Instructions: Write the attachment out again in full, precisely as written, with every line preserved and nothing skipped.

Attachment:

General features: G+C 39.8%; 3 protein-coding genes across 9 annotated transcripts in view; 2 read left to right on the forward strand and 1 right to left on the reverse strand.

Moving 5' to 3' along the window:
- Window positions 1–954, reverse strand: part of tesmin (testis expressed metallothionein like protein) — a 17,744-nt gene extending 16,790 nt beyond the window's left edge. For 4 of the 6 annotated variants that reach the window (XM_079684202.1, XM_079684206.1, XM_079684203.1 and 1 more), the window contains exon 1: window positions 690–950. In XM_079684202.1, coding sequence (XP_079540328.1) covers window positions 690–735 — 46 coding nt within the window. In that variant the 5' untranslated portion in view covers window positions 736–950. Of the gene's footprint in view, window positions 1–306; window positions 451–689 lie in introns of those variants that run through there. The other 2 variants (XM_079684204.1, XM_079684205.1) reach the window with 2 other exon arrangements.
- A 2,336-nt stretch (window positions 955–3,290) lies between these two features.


General features: G+C 39.8%; 3 protein-coding genes across 9 annotated transcripts in view; 2 read left to right on the forward strand and 1 right to left on the reverse strand.

Moving 5' to 3' along the window:
- Window positions 1–954, reverse strand: part of tesmin (testis expressed metallothionein like protein) — a 17,744-nt gene extending 16,790 nt beyond the window's left edge. For 4 of the 6 annotated variants that reach the window (XM_079684202.1, XM_079684206.1, XM_079684203.1 and 1 more), the window contains exon 1: window positions 690–950. In XM_079684202.1, coding sequence (XP_079540328.1) covers window positions 690–735 — 46 coding nt within the window. In that variant the 5' untranslated portion in view covers window positions 736–950. Of the gene's footprint in view, window positions 1–306; window positions 451–689 lie in introns of those variants that run through there. The other 2 variants (XM_079684204.1, XM_079684205.1) reach the window with 2 other exon arrangements.
- A 2,336-nt stretch (window positions 955–3,290) lies between these two features.